Homeowners are usually well informed about the home-related tax deductions that they can make at filing time. However, when purchasing a home, other costs can quickly accumulate.
For buyers who can’t come up with a 20% down payment on the purchase price, they will have the added cost of private mortgage insurance (PMI).
The PMI is a policy that is taken out by the homebuyer to protect the lender against possible default on the mortgage loan.
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This income tax deduction was developed as an element of the Tax Relief and Health Care Act of 2006 and was initially added to private mortgage insurance (PMI) plans issued in 2007.
This tax break was extended by lawmakers because of the slow recovery of the housing market. It has been extended by Congress for premiums paid.
The PMI deduction can be taken by policies issued by the Federal Housing Administration, Department of Agriculture’s Rural Housing Service, Department of Veterans Affairs, and even private insurers.
Counted as Interest
Since some property tax payments and mortgage interest exceed the regular deductions that can be claimed, a number of homeowners have to itemize their deductions.
You can find the PMI deduction in the 1040 Schedule A under the section “Interest You Paid”, which is on line 13.
How much PMI can you claim? The amount is shown in box 4 of Form 1098 which the lender sent in the alternate year-end mortgage details statement.
Time, Occupancy Restrictions
You should make sure you meet the requirements before you claim the PMI deduction.
Take note of when you sent in payment for the mortgage insurance. If you paid a PMI on your mortgage on or after January 1st, 2007, the deduction is eligible. Prior to that date, PMI deductions are not eligible.
Any new mortgages up to and including 2017 will qualify for the PMI deduction.
You will also qualify to get the PMI deduction if you refinanced your home after January 1st, 2007. You should be careful how the refinance is structured though. The deduction applies to refinances up to the initial mortgage loan amount, not to any additional money you might get from the new refinanced mortgage.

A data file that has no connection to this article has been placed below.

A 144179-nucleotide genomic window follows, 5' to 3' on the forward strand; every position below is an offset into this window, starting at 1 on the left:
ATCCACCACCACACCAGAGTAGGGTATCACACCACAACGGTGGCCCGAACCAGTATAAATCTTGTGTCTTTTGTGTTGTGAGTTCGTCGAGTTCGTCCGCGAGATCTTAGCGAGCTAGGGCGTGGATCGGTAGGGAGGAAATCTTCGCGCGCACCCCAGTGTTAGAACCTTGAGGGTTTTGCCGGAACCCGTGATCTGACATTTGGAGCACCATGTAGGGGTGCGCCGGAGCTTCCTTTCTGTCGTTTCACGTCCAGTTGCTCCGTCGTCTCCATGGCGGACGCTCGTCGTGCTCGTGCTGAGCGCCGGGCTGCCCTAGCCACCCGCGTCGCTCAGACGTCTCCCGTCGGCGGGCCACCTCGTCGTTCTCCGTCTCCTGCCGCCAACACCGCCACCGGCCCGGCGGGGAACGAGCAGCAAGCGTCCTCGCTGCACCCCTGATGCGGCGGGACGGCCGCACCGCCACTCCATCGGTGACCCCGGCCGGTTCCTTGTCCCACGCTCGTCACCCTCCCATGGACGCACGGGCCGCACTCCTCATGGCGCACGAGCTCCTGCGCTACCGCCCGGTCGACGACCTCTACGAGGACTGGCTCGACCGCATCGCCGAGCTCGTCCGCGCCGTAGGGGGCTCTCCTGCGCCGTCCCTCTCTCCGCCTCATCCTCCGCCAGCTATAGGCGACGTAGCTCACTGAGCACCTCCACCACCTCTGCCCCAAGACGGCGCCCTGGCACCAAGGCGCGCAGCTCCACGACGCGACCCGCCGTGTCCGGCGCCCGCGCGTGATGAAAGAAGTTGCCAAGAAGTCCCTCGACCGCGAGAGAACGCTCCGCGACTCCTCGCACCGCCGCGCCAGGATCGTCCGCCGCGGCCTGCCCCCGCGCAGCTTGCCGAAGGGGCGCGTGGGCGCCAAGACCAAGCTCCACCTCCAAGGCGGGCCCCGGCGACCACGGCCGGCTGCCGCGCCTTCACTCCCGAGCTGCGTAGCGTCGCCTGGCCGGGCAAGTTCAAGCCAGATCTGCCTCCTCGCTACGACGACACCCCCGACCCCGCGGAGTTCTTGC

Second-home loans also qualify for the deduction of PMI payments. Similar to your primary home, the second home mortgage must have been issued after January 1st, 2007, for the deductible to qualify.
The second property has to be for personal use, not rented. You will not be able to claim the PMI if the second property is rented. If your second home is rented, you might be able to claim tax breaks as a rental property.
To conclude, even though there isn’t a statutory restriction on the total amount of PMI payments you are able to deduct, the amount could be lowered depending on your earnings.
The deduction will start being reduced once the homeowner’s adjusted gross income (AGI) exceeds $100,000. This earnings restriction is valid if you are single, the household head or married, and submitting together. The phaseout will start at $50,000 AGI for married couples filing taxes independently.
The PMI deduction is lowered by 10 % for every $1,000 a filer’s earnings are over the AGI restriction. The deduction goes away entirely for the majority of property owners whose AGI is $109,000 or for married couples filing taxes separately $54,500.
The Schedule A directions consist of a worksheet, as does the majority of income tax preparation software programs, that property owners could utilize to figure out their lowered PMI deduction total.
Use Online Tax Filing and Forget the Hassle
When you use online tax filing, you don’t need to know anything about PMI and how to claim homeowner tax deductions. The online program will ask you simple questions, fill in all the right tax forms, and do all the calculations for you.